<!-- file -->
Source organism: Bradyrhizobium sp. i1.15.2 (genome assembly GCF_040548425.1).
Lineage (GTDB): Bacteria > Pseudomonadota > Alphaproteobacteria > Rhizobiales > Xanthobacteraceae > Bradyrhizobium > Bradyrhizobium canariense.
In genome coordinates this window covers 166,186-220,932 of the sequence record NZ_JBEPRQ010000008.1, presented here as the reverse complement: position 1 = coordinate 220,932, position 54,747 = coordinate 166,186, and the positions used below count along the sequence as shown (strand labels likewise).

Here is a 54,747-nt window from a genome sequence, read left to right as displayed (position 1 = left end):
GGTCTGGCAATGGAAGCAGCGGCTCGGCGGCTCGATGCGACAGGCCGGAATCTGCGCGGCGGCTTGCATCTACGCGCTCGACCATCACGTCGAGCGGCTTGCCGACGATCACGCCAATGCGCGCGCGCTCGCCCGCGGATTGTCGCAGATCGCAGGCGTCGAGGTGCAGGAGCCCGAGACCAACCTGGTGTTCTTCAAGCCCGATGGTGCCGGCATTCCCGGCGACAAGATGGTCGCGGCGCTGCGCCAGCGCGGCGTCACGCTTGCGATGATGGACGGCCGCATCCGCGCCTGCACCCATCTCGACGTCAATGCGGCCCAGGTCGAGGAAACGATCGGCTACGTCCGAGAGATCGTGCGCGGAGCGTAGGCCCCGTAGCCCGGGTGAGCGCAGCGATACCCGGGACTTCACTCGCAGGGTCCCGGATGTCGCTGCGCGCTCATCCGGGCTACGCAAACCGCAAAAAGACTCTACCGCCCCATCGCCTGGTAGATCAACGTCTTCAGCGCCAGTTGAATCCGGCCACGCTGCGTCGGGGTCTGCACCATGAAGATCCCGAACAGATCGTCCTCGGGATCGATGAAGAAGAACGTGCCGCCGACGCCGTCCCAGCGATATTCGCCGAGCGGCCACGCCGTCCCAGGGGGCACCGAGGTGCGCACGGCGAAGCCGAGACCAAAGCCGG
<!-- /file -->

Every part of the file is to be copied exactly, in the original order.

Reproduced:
Source organism: Bradyrhizobium sp. i1.15.2 (genome assembly GCF_040548425.1).
Lineage (GTDB): Bacteria > Pseudomonadota > Alphaproteobacteria > Rhizobiales > Xanthobacteraceae > Bradyrhizobium > Bradyrhizobium canariense.
In genome coordinates this window covers 166,186-220,932 of the sequence record NZ_JBEPRQ010000008.1, presented here as the reverse complement: position 1 = coordinate 220,932, position 54,747 = coordinate 166,186, and the positions used below count along the sequence as shown (strand labels likewise).

Here is a 54,747-nt window from a genome sequence, read left to right as displayed (position 1 = left end):
GGTCTGGCAATGGAAGCAGCGGCTCGGCGGCTCGATGCGACAGGCCGGAATCTGCGCGGCGGCTTGCATCTACGCGCTCGACCATCACGTCGAGCGGCTTGCCGACGATCACGCCAATGCGCGCGCGCTCGCCCGCGGATTGTCGCAGATCGCAGGCGTCGAGGTGCAGGAGCCCGAGACCAACCTGGTGTTCTTCAAGCCCGATGGTGCCGGCATTCCCGGCGACAAGATGGTCGCGGCGCTGCGCCAGCGCGGCGTCACGCTTGCGATGATGGACGGCCGCATCCGCGCCTGCACCCATCTCGACGTCAATGCGGCCCAGGTCGAGGAAACGATCGGCTACGTCCGAGAGATCGTGCGCGGAGCGTAGGCCCCGTAGCCCGGGTGAGCGCAGCGATACCCGGGACTTCACTCGCAGGGTCCCGGATGTCGCTGCGCGCTCATCCGGGCTACGCAAACCGCAAAAAGACTCTACCGCCCCATCGCCTGGTAGATCAACGTCTTCAGCGCCAGTTGAATCCGGCCACGCTGCGTCGGGGTCTGCACCATGAAGATCCCGAACAGATCGTCCTCGGGATCGATGAAGAAGAACGTGCCGCCGACGCCGTCCCAGCGATATTCGCCGAGCGGCCACGCCGTCCCAGGGGGCACCGAGGTGCGCACGGCGAAGCCGAGACCAAAGCCGG